Monday, September 21, 2015


Title:  Untwine
Author:  Edwidge Danticat
Publication Information:  Scholastic Press. 2015. 320 pages.
ISBN:  0545423031 / 978-0545423038

Book Source:  I received this book through the GoodReads First Reads program free of cost in exchange for an honest review.

Opening Sentence:  "I remember what was playing when the car slammed into us."

Favorite Quote:  "Dear Future ... Please stun me. Astound me. Flabbergast me. Delight me. Amaze me. Astonish me!"

Parent's note:  Please note that the book listing suggests this for "ages 12 and up" and "grade 7 and up." The book deals with a violent, accidental death of a teenage girl and the complex emotions of a grieving family. As such, parents need to determine the appropriate age for their child to be reading the book. As an adult, read on!

Pure, unadulterated grief after a horrific tragedy - that is the sum total of the book. Giselle and Isabella are identical twins and as close as sisters can be. They are born holding hands. As they grow up, each finds her unique individuality and pursues her own unique talents. Yet, through it all, they remain close as twins and sisters do. In high school shortly before their seventeenth birthday, a horrible, terrible tragedy takes one from the other. Isabelle dies, and Giselle ends up in a coma.

Breath, Eyes, Memory, the first Edwidge Danticat book I read, tells its story in segments, stopping at crucial emotional points to pull the reader to another time and another place. As such, that book left me wanting more at each point. This book, on the other hand, launches you into the devastation of this accident and doesn't let go until the last page. It immerses you in Giselle's emotions through the accident, her physical recovery, and most importantly, her grief.

The story does leave some loose ends. Implied throughout is the idea that the crash may not have been an accident. Yet, the resolution of that is somewhat unsatisfying. It seems incomplete. Threaded throughout is also the author's (and hence the characters') Haitian heritage. It is present enough to be a feature of the story but not truly developed into a significant part. The book is not set in Haiti, and that background is not central to the story.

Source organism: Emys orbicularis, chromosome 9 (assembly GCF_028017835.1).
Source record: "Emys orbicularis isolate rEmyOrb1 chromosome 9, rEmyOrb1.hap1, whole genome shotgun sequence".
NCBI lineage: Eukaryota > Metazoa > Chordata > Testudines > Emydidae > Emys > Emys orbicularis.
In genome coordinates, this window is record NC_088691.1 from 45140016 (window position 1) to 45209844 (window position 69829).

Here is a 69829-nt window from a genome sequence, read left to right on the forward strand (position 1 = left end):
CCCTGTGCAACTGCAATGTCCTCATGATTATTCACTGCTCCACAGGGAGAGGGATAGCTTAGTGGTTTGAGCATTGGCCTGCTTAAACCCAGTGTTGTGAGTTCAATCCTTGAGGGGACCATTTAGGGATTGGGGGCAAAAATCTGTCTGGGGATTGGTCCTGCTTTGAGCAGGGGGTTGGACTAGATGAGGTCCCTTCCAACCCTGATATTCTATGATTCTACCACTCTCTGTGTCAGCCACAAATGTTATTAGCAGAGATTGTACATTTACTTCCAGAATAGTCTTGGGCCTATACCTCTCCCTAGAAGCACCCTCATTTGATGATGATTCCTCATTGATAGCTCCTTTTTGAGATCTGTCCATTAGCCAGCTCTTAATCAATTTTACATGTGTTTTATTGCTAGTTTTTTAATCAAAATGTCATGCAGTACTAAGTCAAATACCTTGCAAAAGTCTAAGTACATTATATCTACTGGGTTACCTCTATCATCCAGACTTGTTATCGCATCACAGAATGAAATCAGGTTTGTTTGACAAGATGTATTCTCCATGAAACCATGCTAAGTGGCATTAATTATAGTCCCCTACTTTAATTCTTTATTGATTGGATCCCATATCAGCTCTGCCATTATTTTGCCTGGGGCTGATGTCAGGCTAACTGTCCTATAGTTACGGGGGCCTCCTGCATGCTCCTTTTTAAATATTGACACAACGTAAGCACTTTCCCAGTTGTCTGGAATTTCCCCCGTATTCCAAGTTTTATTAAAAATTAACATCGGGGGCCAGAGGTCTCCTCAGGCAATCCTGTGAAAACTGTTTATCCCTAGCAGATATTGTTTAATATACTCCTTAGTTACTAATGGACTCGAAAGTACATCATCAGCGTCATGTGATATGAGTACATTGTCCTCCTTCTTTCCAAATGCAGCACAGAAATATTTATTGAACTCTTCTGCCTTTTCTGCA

Ultimately, none of that matters. This is a story of grief and loss which transcends all explanations of why and transcends all geographic and cultural boundaries. From the time Giselle wakes up in the hospital, the reality of the accident assaults her. Her own injury. Her inability to communicate. Her family mistaking her for Isabelle. Her certainty of how and when Isabelle died. Through it all, reflections of their life before the accident pierce Giselle's memory, creating the image of the family that this accident destroys.

How do you bear a loss that is seemingly unbearable? The accident forever changes the entire Boyer family. For Giselle, the accident deprives her of a piece of herself. "I always imagined that if our fortunes were read, I would be half of Isabelle's future." After the accident, Giselle also becomes a constant reminder of what Isabelle could have - would have - been. "No one will ever forget Isabelle as long as I'm walking around with her body and her face. My sister is dead and I am her ghost." The writing, almost lyrical in nature, draws you into Giselle's grief so deeply and so intensely. At time, I see her grief at a distance, and at times, I am Giselle, feeling each moment.

Please share your thoughts and leave a comment. I would love to "talk" to you.

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